For the past few years, Italy has held the #1 spot on the top of my bucket list. This month, I finally managed to check that dream off-starting in Rome!

Now, when it came to Rome, there was no way we were going to miss the top things to do in the city like the Vatican and the Colosseum. It just wasn’t going to happen. And because I figured I had decent enough knowledge about the Colosseum and Ancient Rome thanks two 3 years of Latin classes in high school, I was okay with visiting the Colosseum and Forum on my own.

For the Vatican, though, I was basically wholly clueless. I really have no religious or art knowledge. So I knew that a Vatican guided tour was going to be absolutely essential if I actually wanted to get anything out of my trip.

With that (lack of) knowledge in mind, I started researching the best Vatican guided tours. Which is when I found Through Eternity Tours and was pretty much immediately sold.

The Best Vatican Guided Tours: Through Eternity Tours Review

After all my research, I decided to go with Through Eternity Tours for a few different reasons. Firstly, they were reasonably priced (and have a student discount!). But more so, they focus on genuinely informative tours with small groups. And best of all? The hire LOCAL GUIDES.

Enrica, a Through Eternity Tour Guide. She gives the best Vatican guided tours!

Y’all, I can’t tell you how many non-local guides I saw in Rome, and I just can’t imagine that these guides have the kind of knowledge that local ones do. And honestly, I just think hiring a local guide whenever you travel is super important.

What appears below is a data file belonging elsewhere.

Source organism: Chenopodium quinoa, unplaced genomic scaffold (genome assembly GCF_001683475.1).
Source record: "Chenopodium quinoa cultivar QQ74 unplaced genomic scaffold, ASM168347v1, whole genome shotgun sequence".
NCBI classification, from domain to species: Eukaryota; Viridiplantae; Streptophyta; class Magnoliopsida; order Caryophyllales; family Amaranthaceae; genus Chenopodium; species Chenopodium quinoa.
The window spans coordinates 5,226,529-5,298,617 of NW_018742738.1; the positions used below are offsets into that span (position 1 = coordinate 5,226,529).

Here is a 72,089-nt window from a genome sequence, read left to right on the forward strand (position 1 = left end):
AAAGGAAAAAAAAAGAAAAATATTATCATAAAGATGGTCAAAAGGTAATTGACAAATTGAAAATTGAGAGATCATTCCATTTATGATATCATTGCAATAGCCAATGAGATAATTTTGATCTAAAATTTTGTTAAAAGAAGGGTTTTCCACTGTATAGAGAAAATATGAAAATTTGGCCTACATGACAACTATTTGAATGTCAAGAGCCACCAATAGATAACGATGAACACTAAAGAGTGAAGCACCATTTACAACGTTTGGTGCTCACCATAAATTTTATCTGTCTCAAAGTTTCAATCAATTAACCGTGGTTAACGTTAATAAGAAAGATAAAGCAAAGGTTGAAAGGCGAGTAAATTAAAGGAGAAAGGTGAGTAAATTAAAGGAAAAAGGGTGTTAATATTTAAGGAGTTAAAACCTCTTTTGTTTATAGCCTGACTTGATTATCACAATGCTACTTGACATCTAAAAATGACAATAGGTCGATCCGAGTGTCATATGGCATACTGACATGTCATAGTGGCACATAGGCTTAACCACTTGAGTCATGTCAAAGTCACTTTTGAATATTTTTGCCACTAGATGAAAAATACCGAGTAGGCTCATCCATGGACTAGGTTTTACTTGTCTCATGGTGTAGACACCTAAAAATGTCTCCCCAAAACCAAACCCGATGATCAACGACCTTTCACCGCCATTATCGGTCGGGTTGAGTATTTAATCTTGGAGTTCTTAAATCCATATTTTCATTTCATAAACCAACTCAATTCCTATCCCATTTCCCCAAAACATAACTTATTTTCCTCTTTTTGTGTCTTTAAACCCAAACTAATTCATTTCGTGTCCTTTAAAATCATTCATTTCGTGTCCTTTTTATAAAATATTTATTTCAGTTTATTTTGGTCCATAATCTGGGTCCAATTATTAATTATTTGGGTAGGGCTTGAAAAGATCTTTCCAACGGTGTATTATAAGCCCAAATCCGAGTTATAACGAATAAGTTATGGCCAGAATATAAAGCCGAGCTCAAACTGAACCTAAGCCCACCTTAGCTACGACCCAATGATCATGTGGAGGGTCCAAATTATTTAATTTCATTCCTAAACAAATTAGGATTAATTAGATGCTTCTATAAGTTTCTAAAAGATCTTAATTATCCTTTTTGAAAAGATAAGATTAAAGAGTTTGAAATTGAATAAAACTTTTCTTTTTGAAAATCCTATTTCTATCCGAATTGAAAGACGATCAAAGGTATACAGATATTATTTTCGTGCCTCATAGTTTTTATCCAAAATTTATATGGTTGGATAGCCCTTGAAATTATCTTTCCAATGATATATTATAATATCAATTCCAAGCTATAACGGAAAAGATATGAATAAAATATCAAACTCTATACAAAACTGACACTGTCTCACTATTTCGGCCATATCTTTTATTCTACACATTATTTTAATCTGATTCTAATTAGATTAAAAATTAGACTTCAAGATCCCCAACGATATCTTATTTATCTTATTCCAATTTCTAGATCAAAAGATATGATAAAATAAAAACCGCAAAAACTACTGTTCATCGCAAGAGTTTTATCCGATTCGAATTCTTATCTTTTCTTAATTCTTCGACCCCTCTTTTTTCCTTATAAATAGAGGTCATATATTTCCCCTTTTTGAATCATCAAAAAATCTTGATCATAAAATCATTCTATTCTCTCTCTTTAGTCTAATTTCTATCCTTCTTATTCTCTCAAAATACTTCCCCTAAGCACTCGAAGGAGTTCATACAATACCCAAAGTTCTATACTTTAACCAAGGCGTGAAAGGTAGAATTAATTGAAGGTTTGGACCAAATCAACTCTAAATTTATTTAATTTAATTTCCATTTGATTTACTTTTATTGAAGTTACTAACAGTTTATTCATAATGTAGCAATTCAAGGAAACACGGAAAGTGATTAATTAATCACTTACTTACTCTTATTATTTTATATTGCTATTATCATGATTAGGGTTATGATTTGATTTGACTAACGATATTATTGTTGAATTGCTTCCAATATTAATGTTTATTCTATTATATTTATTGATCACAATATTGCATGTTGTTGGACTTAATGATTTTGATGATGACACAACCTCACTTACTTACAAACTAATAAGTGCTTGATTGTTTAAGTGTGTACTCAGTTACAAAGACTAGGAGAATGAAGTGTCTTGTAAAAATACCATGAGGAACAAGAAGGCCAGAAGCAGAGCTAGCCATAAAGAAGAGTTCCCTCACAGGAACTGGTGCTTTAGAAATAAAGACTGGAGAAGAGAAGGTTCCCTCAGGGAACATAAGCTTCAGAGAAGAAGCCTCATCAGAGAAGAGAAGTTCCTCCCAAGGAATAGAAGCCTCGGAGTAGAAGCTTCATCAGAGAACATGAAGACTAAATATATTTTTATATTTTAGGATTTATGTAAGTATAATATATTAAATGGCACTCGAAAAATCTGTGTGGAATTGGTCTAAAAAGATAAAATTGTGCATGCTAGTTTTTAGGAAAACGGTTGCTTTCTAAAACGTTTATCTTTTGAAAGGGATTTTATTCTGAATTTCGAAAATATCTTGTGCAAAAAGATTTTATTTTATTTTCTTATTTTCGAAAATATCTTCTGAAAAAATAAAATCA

Daniel and I took Through Eternity Tours’ “Essential Sistine Chapel Tour, Vatican Museum, & St. Peter’s Basilica Tour” and loved it. At 3.5 hours, it was the perfect amount of time to hit all of the highlights as well as the guide’s favorite spots. I would happily say that it’s one of the best Vatican guided tours out there! Here’s how it all went down.

The Beginning

10 minutes before the start of our tour, we all met at a flower stand a few blocks away from the entrance to the Vatican Museums to set up our headsets (dorky but required by the Vatican) and go over everything we needed to know before heading into the thick of it.

And when I say the thick of it, I MEAN the thick of it. I have literally never been to a more crowded place than the Vatican. Meeting anywhere closer to start the tour would have actually been impossible, it’s so crazy there.

So after we were all set up, we headed towards the entrance to the Vatican. There, we skipped the line (and let me tell you, that line was MASSIVE) to head through security and into the Vatican!

The Vatican Museums

After security, the first place we stopped was in the courtyard of the Vatican Museums to check out the dome of St. Peter’s Basilica (it was super impressive) and get an explanation of the Sistine Chapel (but more on that later).